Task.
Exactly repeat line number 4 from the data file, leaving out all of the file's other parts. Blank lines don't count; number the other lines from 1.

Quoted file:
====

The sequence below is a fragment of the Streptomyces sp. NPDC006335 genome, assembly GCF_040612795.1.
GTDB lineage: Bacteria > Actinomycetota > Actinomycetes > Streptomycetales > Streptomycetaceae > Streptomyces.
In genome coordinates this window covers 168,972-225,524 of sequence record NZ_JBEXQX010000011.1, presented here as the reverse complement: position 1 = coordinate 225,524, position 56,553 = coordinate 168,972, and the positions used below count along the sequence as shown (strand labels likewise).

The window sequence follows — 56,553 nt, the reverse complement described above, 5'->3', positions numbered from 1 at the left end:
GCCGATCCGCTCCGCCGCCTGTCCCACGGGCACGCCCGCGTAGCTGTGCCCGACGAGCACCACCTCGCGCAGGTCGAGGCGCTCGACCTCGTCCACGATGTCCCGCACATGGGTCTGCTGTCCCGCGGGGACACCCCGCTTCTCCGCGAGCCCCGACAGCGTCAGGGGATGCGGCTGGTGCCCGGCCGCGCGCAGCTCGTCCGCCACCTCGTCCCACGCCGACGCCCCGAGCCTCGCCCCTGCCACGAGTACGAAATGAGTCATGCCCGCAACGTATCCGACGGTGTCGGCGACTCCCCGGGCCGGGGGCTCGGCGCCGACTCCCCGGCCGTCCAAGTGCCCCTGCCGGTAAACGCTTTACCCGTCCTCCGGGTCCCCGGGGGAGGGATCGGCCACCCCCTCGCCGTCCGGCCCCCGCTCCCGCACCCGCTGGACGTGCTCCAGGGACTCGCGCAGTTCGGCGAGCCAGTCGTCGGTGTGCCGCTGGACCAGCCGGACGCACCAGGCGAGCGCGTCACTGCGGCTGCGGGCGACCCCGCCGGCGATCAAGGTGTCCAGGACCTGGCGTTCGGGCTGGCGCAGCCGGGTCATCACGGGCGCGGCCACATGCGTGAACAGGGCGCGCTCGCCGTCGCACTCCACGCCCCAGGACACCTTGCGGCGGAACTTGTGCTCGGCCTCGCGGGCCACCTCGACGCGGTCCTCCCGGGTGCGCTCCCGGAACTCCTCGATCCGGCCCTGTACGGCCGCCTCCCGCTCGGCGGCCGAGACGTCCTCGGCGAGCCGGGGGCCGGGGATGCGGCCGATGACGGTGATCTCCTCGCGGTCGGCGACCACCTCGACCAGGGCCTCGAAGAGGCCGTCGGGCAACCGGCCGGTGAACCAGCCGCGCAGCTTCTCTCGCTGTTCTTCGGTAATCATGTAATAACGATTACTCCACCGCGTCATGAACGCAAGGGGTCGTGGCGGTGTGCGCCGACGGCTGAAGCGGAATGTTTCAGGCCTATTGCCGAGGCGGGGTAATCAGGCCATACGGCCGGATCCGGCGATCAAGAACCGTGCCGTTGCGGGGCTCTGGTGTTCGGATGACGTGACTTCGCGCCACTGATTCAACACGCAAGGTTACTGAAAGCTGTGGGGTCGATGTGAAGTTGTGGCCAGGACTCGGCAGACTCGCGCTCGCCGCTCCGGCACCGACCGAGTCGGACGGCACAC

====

The window sequence follows — 56,553 nt, the reverse complement described above, 5'->3', positions numbered from 1 at the left end: